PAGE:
Paying the bill for stupidity

Policy: Reckless hikers who need rescuing in New Hampshire's White Mountains could be charged up to $4,000 by the state.

February 25, 2000|By Candus Thomson | Candus Thomson,SUN STAFF

PINKHAM NOTCH, N.H. -- They're putting a price tag on recklessness in the White Mountains.

Tired of rescuing hikers who have more bravado than brains, the New Hampshire Fish and Game Department has decided it will bill reckless people who get into trouble and need help.

The policy, begun this season, might appear to fly in the face of the state's "Live Free or Die" motto. But volunteers who risk their lives to pluck the ill-prepared from vicious winter conditions say it's about time.

"A couple of years ago, I would have said, `People will be stupid, but we'll go out and get them and deal with it,' " says Rick Wilcox, a rescuer who can see the White Mountains from his mountaineering equipment store in North Conway. "But enough is enough."

State officials are reviewing a handful of cases to see if the hikers rescued this season were victims of bad luck or poor judgment. A lapse in judgment could cost a person up to $4,000.

"This is not about denying people access. This is not about making money. We're not going to get rich off this," says Col. Ron Alie, who, as head of the department's law enforcement division, coordinates efforts between his officers and the volunteers. "This is an effort to reduce the risk to our volunteers and keep the hiking community safe."

Money collected will go to the volunteer rescue organizations for new equipment, he says.

Getting the reckless to pay for their actions is a growing movement in this country and abroad. A number of jurisdictions in Western states are permitted to recover costs. And Monday, one of the oldest ski resorts in the French Alps filed suit against two U.S. snowboarders who authorities say triggered a small avalanche when they deliberately went off marked trails.

"If you've broken your leg, we're really glad to come out to get you and help you out," says Wilcox, an accomplished mountaineer who has climbed Mount Everest. "Nobody wants to punish people who run into bad luck."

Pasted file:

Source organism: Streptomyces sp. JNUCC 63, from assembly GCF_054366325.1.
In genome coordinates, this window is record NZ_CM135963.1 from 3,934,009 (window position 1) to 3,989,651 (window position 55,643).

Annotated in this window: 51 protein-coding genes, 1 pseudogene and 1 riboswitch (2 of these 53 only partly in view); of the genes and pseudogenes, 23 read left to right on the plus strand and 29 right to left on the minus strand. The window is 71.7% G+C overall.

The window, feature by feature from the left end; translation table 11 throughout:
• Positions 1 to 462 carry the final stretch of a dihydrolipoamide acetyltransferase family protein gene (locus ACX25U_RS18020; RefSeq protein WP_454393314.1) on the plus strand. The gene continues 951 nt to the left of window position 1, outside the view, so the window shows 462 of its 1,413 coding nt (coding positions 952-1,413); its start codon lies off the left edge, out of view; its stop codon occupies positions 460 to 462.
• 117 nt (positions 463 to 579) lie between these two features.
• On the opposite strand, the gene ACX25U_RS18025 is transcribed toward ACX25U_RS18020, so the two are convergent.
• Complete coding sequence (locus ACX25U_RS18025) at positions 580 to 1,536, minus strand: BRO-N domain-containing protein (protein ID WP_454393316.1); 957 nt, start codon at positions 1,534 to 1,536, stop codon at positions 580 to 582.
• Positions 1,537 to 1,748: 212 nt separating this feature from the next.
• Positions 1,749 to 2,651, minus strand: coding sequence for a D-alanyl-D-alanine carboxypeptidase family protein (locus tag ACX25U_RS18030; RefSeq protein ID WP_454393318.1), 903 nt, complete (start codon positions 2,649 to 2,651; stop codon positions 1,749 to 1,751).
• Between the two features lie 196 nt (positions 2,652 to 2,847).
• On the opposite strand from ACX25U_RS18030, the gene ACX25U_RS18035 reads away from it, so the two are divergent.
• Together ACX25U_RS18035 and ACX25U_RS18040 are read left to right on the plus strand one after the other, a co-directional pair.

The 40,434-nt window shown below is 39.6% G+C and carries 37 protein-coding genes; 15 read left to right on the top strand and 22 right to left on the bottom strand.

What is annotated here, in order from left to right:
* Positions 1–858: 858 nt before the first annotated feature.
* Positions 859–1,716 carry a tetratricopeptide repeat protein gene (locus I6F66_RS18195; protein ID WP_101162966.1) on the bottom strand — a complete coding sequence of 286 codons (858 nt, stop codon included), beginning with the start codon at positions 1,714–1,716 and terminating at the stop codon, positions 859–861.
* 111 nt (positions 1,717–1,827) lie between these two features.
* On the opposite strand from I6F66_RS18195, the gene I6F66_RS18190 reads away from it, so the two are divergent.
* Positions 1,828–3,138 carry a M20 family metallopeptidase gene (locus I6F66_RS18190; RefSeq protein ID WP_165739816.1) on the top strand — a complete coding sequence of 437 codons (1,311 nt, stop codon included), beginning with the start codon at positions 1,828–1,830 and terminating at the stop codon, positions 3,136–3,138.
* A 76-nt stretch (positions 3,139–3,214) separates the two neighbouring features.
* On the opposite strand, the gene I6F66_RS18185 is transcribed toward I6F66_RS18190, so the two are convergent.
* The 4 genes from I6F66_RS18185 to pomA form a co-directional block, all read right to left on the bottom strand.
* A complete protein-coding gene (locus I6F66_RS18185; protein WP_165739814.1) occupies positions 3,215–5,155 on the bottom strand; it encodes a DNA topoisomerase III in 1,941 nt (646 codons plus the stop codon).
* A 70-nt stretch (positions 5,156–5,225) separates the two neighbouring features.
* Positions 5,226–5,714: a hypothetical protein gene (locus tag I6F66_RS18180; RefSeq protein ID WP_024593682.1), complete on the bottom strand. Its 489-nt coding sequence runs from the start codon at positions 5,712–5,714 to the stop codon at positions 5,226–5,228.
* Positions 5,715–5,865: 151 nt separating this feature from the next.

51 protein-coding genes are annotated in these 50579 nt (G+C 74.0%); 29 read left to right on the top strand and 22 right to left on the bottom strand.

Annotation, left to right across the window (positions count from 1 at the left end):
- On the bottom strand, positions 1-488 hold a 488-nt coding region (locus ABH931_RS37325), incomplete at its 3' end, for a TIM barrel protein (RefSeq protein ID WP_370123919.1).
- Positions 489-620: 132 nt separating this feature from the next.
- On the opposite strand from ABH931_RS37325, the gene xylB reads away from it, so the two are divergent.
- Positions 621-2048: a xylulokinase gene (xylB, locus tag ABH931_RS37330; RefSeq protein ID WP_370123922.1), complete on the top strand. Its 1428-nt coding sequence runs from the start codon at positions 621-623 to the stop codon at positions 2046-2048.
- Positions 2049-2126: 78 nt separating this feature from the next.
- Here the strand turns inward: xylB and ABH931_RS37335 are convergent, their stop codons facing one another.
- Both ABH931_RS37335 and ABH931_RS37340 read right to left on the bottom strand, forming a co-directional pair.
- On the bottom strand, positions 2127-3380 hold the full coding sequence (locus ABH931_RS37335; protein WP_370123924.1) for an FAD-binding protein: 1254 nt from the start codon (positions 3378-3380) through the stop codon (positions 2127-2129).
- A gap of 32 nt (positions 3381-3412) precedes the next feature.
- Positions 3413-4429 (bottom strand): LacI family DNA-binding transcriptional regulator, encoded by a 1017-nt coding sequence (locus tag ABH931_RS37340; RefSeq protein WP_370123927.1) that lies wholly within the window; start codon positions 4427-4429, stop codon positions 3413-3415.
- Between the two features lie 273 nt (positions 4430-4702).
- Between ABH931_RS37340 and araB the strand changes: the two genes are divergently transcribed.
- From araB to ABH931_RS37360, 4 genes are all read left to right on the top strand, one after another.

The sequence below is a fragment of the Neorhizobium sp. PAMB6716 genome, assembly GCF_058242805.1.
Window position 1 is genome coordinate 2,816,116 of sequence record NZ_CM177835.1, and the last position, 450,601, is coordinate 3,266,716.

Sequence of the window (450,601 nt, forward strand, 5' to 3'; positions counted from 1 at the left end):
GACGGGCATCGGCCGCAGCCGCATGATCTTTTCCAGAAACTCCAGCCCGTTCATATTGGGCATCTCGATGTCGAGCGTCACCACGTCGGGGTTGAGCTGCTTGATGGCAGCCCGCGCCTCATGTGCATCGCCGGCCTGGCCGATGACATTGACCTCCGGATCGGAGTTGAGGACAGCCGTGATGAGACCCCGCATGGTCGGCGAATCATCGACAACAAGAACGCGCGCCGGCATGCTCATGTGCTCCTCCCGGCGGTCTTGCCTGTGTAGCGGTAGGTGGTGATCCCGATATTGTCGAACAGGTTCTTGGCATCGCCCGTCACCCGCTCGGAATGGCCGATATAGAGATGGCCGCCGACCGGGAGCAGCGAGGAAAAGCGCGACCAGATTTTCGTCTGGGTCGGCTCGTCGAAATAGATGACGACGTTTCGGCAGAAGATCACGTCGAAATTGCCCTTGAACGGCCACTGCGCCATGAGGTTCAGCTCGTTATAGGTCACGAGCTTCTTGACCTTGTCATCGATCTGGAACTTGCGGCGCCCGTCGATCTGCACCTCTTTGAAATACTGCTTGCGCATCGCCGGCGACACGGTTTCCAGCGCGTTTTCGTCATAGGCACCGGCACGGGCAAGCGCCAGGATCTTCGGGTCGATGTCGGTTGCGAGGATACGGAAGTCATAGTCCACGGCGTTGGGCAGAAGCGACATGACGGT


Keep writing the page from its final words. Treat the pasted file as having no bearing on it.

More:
Not everyone is buying into the new policy. Spirited debates have sprung up on hiking Web sites. "I would hope that when someone calls for help on a cell phone, the responding authority advises him/her of the range of services being offered and the cost for each. Perhaps a `wait until morning discount' could be tendered to the less fortunate of the unfortunate," wrote one hiker.

Since 1849, 126 people have been killed on New Hampshire's Mount Washington, known for some of the world's most unpredictable weather and used by alpinists as a tuneup for expeditions in the Himalayas. Rescuers put themselves at risk each time they set foot on its slopes. Albert Dow, a 29-year-old veteran rescuer, died in an avalanche in 1982 while trying to save two ice climbers who had been lost for four days.

Each winter, New Hampshire's newspapers chronicle a handful of harrowing search-and-rescue missions. "Heroic Effort Saves `Stupid' Hiker" was the headline in the Littleton Courier on an article in October about a 60-year-old Maine doctor who was saved near the summit of 6,288-foot Mount Washington seven hours after he called 911 on his cellular phone.

Battered by 90 mph winds and with temperatures in the mid-20s, Bernhoff Dahl was "minutes from death," Wilcox says. Conditions were so terrible that rescuers almost gave up for the night.

Dahl, a veteran hiker, admitted to rescuers that he had underestimated the conditions and had not recovered from knee surgery. When asked at the hospital what he was suffering from, Dahl replied, "Stupidity."

"He could have killed somebody," Wilcox complains. "If conditions are hellacious for you with your cell phone, they're hellacious for us, too. We don't have little S's on our shirts and capes to fly around and get you."

But Dahl's case is not considered the most extreme this hiking season. In January, three young men climbed 3,121-foot Mount Cardigan at night carrying beer and a cellular phone and had to be rescued when they could not find their way down. Two months earlier, a 26-year-old novice hiker from Massachusetts became stranded in blizzard conditions and had to be airlifted from the woods by an Army National Guard helicopter.

"He was as ill-prepared as it gets," Alie told local newspapers. "It's beyond common sense."

Rescue experts say a number of factors are responsible for the increase in risk-taking. Cellular phones and global positioning systems give the inexperienced a sense of security. Advertisements for high-tech advances such as Gore-Tex, fleece and windproof garments fuel that feeling. The emphasis on extreme sports tempts some people to push themselves too far.

Gene Daniell, who dissects hiking accidents for the Appalachian Mountain Club magazine Appalachia, has coined a name for some of these cases: YMIS, or young men's immortality syndrome.

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